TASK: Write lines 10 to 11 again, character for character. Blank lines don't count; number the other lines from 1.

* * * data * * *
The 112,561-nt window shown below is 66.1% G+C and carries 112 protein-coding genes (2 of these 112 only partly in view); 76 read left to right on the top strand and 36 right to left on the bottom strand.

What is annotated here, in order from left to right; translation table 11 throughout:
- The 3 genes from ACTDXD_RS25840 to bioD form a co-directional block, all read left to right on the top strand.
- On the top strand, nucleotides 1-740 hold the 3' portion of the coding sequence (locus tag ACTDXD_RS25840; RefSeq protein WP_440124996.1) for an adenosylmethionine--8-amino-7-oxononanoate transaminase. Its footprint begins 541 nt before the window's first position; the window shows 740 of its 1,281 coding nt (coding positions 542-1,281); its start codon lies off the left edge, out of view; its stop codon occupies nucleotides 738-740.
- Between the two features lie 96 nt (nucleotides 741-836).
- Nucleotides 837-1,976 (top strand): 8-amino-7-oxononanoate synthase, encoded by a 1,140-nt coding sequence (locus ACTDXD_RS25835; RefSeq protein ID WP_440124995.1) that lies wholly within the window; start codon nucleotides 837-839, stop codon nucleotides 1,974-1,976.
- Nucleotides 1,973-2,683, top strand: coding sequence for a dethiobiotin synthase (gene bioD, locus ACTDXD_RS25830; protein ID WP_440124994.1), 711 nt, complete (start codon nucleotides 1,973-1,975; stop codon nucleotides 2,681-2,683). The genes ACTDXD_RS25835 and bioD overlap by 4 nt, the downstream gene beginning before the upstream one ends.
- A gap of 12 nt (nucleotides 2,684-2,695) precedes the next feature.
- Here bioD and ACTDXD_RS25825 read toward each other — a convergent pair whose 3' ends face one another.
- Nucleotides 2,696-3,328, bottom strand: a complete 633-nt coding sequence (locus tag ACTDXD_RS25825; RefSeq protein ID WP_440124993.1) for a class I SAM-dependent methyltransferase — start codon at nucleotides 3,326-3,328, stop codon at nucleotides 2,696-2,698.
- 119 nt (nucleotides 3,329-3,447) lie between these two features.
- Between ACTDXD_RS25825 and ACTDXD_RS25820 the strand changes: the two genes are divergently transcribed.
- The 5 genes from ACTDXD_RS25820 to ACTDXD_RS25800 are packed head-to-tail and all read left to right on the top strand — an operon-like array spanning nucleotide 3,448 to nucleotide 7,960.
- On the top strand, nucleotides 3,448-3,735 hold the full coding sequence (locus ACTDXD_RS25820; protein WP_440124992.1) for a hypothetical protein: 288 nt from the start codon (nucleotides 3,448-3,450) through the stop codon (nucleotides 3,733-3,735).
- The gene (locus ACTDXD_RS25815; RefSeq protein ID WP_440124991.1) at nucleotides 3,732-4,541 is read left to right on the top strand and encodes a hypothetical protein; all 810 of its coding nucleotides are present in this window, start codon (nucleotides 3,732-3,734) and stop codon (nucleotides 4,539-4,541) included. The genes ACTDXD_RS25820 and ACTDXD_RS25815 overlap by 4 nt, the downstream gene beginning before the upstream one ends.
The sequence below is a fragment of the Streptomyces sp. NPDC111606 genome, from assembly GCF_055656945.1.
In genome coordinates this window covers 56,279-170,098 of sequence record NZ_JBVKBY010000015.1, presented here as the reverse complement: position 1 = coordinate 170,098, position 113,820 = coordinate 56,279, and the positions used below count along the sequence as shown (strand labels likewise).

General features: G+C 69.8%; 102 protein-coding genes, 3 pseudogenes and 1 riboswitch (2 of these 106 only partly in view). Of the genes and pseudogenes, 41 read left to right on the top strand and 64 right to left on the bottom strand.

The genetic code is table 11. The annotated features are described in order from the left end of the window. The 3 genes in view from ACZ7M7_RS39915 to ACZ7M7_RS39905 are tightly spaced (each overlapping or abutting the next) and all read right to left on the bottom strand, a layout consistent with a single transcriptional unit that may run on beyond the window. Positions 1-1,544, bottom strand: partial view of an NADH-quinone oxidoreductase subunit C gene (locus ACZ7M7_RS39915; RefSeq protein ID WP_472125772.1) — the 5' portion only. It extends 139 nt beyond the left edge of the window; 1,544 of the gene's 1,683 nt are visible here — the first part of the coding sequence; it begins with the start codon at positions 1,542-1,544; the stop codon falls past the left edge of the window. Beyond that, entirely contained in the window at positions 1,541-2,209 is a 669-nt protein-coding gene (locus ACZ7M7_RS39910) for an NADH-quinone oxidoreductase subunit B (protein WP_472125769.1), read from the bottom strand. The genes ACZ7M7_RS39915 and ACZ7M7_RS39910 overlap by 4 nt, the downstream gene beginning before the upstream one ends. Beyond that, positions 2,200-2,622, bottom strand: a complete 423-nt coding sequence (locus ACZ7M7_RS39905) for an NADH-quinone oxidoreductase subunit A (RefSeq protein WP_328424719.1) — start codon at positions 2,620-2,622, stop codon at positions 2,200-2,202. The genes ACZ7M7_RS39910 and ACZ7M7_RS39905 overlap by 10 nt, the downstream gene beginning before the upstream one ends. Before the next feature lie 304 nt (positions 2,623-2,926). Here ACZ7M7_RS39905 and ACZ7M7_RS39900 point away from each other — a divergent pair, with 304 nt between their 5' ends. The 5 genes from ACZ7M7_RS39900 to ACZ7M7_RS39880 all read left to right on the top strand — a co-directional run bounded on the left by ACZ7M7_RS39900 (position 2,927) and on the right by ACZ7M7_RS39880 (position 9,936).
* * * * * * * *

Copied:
- Nucleotides 2,696-3,328, bottom strand: a complete 633-nt coding sequence (locus tag ACTDXD_RS25825; RefSeq protein ID WP_440124993.1) for a class I SAM-dependent methyltransferase — start codon at nucleotides 3,326-3,328, stop codon at nucleotides 2,696-2,698.
- 119 nt (nucleotides 3,329-3,447) lie between these two features.